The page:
I was invited to Hastings to teach Tai Chi in the early 1970’s on Monday nights. Since it was after sunset, I never saw the town under daylight. Until one morning I was driven to town and caught sight of the sunrise on the Palisades as the car turned onto Main Street. I thought I was transported to a Frontier’s town in Southwest America with a cliff on fire across the Hudson! It was love at first sight!
In 1975, I bought a house and moved from West End Avenue and told people I moved further up to upper uptown.
Life was solitary and the village depressed. I spent endless moments sketching landscapes and Hopper-like shop fronts – a contrast to sixteen years of city life.
By 1981, after the U.S. had resumed diplomacy with China, I began visiting family in Bejing with my roll of paper and pencils. The 11 foot scroll in this exhibit was named “Ho Shr Din” meaning “When will you settle?” a rhetorical remark on my wandering life, as I had not lived in any spot for over three years since birth.
The last forty years, in fact, found me settled and grateful for having such a place to raise my family. Curiously, this sentiment is shared by members of the Studio Collective.
Together we decide to use this occasion to celebrate the riches from our community. Epitomized by a sunny Saturday morning at our remarkable Farmer’s Market.
For Our Village the group members set out thinking about the following question. Which specific sites, local issues, and personal feelings about our place in the community will set in motion an artwork or project? By sharing our images with the people that share the experience of living here, we look to build community with our neighbors. This project follows Our River, which examined the village’s industrial pollution and the future of the waterfront.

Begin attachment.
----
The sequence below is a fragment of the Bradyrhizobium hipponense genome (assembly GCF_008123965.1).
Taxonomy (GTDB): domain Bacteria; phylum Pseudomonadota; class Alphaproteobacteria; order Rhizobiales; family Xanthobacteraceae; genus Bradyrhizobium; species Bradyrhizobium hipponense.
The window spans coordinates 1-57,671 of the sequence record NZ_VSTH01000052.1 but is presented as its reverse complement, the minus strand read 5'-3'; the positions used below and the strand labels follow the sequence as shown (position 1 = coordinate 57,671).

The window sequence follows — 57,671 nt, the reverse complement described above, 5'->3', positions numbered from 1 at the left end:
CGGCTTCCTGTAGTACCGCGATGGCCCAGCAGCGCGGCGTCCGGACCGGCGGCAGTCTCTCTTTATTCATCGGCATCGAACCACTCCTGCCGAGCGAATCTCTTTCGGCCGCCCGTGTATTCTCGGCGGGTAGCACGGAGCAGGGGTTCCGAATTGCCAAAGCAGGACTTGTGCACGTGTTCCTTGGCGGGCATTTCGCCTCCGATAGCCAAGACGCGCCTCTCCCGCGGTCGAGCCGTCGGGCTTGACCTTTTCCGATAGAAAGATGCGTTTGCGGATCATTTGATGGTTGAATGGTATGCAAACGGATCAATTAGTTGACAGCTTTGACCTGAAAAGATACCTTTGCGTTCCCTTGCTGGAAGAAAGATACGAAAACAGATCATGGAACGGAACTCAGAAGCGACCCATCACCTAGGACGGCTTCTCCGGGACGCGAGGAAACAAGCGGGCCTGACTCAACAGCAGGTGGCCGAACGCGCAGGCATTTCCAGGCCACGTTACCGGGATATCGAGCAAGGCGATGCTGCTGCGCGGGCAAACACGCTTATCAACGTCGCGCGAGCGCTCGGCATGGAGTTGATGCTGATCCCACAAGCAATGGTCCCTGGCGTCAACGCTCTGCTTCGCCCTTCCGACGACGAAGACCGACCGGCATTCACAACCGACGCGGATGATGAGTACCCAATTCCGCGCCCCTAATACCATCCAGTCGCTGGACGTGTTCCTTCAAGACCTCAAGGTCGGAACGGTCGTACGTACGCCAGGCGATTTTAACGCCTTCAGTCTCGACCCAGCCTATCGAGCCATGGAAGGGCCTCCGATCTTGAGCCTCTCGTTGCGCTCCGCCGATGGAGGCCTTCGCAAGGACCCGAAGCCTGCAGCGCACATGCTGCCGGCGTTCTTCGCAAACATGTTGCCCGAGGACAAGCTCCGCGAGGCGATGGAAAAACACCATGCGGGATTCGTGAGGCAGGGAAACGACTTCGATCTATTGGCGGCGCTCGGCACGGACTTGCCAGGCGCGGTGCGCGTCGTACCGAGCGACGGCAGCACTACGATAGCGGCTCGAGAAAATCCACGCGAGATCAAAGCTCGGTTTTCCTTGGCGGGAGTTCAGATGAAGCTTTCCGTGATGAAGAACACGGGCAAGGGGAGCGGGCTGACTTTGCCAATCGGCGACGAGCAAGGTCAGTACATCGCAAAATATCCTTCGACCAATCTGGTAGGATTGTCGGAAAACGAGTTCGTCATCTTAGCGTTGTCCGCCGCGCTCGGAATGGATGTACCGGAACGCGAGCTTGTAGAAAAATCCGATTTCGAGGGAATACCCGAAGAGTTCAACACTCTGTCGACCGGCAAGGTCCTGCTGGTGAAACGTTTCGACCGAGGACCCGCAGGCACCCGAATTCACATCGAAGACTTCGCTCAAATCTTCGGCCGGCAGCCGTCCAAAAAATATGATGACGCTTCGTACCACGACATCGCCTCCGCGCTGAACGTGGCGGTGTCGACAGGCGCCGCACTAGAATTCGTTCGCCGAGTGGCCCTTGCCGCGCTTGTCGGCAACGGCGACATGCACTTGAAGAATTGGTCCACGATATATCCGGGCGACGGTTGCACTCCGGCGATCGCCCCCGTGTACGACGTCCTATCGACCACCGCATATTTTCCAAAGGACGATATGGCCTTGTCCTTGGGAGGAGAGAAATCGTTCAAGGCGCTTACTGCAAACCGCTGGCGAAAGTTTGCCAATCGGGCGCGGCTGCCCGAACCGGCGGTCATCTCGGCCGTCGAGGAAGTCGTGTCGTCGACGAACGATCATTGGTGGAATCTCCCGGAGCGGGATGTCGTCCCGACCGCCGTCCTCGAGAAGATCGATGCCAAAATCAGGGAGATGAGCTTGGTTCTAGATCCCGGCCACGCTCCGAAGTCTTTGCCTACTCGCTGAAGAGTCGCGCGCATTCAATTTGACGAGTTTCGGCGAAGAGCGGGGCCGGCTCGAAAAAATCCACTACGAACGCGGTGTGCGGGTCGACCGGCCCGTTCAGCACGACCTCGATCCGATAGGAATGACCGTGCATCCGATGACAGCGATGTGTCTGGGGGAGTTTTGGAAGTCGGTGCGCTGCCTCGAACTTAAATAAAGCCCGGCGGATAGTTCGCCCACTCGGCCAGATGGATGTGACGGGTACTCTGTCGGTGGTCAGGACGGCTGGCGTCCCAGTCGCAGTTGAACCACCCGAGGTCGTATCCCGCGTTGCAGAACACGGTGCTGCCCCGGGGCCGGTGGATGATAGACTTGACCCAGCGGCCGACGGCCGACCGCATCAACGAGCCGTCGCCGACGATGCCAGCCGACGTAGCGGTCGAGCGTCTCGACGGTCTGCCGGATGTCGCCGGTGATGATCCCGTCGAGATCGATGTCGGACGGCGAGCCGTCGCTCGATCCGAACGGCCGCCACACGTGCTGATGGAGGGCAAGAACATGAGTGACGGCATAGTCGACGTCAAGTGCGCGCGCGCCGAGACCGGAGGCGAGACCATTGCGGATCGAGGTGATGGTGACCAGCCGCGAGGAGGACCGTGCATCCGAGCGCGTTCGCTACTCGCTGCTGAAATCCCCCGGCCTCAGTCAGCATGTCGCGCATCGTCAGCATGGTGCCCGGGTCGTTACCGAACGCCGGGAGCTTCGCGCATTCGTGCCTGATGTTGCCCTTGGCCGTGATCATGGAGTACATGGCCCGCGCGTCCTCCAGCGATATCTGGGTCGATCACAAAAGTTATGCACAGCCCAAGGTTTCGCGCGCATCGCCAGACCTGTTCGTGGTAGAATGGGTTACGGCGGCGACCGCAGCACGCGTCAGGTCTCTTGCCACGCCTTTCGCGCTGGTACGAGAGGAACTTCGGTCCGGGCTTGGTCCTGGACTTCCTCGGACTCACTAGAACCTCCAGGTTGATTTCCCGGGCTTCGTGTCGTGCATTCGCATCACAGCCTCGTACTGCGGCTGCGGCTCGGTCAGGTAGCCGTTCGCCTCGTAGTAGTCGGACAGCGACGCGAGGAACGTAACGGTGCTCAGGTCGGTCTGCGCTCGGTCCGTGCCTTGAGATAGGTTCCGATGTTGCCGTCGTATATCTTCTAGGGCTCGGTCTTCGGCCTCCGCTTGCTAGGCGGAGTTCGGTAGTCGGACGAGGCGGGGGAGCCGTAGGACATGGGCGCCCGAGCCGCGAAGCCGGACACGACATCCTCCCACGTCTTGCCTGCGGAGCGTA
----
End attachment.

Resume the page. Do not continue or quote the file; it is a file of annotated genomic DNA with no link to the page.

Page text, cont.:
Here is a slice of Hastings that begins at the corner of Broadway and Villard. One autumn morning, I was impressed by the colors, especially how the orange leaves were the same as the dome of St.Matthew’s. Knowing I would want to remember it, I quickly took a photo. Other colors: purples, yellows and blues seemed equally vibrant, and were set off by deep shadows in the foreground. All of this combined to give me a sort of secret happiness. Perhaps the narrow, tree lined and steep streets and paths of Hastings inspire this sense of discovery. Especially, of course, if you’re not rushing to catch a train!
When we decided to do a show called Our Village, I had to think about what makes living in Hastings so wonderful for me. I knew I loved living here but what about it did I love, how could I put that into an image. What came to mind was the peacefulness of the village and how much I love walking here. I thought of being in Hillside woods after a snowfall – it is incredibly tranquil and beautiful. The “Snow Queen of Hillside Woods” arose from that feeling.
A wonderful aspect of our collective is the sharing of our work with each other. Ed Young’s “Market” piece inspired my ”Market Lady”.
My family and I lived in Hastings until 2015, when we moved to Harlem and I relocated my printmaking studio from 145 Palisade Street in Dobbs Ferry to East Harlem. Destino/memoria, is an abstract image showing a map of Hastings, the Palisades, and the Hudson River. We had a great experience in Hastings and now it is beginning to fall into the space of memory for me.